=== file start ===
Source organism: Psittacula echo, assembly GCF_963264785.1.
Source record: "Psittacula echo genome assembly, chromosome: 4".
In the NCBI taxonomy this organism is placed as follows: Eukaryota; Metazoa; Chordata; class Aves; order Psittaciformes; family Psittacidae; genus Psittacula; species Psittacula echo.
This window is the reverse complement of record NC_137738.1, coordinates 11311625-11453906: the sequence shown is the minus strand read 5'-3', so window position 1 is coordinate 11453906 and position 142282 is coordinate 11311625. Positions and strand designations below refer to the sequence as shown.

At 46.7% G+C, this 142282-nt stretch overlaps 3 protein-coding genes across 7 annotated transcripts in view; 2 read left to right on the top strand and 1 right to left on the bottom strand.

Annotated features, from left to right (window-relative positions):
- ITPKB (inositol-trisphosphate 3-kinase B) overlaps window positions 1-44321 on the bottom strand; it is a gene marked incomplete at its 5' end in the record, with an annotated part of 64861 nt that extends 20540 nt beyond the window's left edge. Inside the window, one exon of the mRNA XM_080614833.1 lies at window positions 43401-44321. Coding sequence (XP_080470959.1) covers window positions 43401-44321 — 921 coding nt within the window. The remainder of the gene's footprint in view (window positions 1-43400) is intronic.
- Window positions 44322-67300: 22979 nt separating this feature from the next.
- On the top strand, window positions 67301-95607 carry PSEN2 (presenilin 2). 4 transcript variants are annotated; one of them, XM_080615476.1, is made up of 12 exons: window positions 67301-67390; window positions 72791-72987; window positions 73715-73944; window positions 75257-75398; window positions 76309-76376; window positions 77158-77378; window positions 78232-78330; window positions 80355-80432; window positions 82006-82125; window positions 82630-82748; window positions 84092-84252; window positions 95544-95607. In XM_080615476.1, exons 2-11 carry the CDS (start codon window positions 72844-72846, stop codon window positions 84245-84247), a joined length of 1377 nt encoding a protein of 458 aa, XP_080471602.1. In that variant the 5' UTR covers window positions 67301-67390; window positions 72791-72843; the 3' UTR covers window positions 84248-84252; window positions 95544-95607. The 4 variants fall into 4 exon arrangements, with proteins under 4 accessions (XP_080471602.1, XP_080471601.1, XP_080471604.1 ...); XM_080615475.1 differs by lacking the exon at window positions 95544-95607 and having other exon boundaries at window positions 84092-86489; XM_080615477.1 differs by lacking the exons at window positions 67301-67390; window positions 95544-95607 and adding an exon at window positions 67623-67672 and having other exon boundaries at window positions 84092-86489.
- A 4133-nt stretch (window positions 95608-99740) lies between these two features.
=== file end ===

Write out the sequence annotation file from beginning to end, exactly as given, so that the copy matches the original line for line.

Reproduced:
Source organism: Psittacula echo, assembly GCF_963264785.1.
Source record: "Psittacula echo genome assembly, chromosome: 4".
In the NCBI taxonomy this organism is placed as follows: Eukaryota; Metazoa; Chordata; class Aves; order Psittaciformes; family Psittacidae; genus Psittacula; species Psittacula echo.
This window is the reverse complement of record NC_137738.1, coordinates 11311625-11453906: the sequence shown is the minus strand read 5'-3', so window position 1 is coordinate 11453906 and position 142282 is coordinate 11311625. Positions and strand designations below refer to the sequence as shown.

At 46.7% G+C, this 142282-nt stretch overlaps 3 protein-coding genes across 7 annotated transcripts in view; 2 read left to right on the top strand and 1 right to left on the bottom strand.

Annotated features, from left to right (window-relative positions):
- ITPKB (inositol-trisphosphate 3-kinase B) overlaps window positions 1-44321 on the bottom strand; it is a gene marked incomplete at its 5' end in the record, with an annotated part of 64861 nt that extends 20540 nt beyond the window's left edge. Inside the window, one exon of the mRNA XM_080614833.1 lies at window positions 43401-44321. Coding sequence (XP_080470959.1) covers window positions 43401-44321 — 921 coding nt within the window. The remainder of the gene's footprint in view (window positions 1-43400) is intronic.
- Window positions 44322-67300: 22979 nt separating this feature from the next.
- On the top strand, window positions 67301-95607 carry PSEN2 (presenilin 2). 4 transcript variants are annotated; one of them, XM_080615476.1, is made up of 12 exons: window positions 67301-67390; window positions 72791-72987; window positions 73715-73944; window positions 75257-75398; window positions 76309-76376; window positions 77158-77378; window positions 78232-78330; window positions 80355-80432; window positions 82006-82125; window positions 82630-82748; window positions 84092-84252; window positions 95544-95607. In XM_080615476.1, exons 2-11 carry the CDS (start codon window positions 72844-72846, stop codon window positions 84245-84247), a joined length of 1377 nt encoding a protein of 458 aa, XP_080471602.1. In that variant the 5' UTR covers window positions 67301-67390; window positions 72791-72843; the 3' UTR covers window positions 84248-84252; window positions 95544-95607. The 4 variants fall into 4 exon arrangements, with proteins under 4 accessions (XP_080471602.1, XP_080471601.1, XP_080471604.1 ...); XM_080615475.1 differs by lacking the exon at window positions 95544-95607 and having other exon boundaries at window positions 84092-86489; XM_080615477.1 differs by lacking the exons at window positions 67301-67390; window positions 95544-95607 and adding an exon at window positions 67623-67672 and having other exon boundaries at window positions 84092-86489.
- A 4133-nt stretch (window positions 95608-99740) lies between these two features.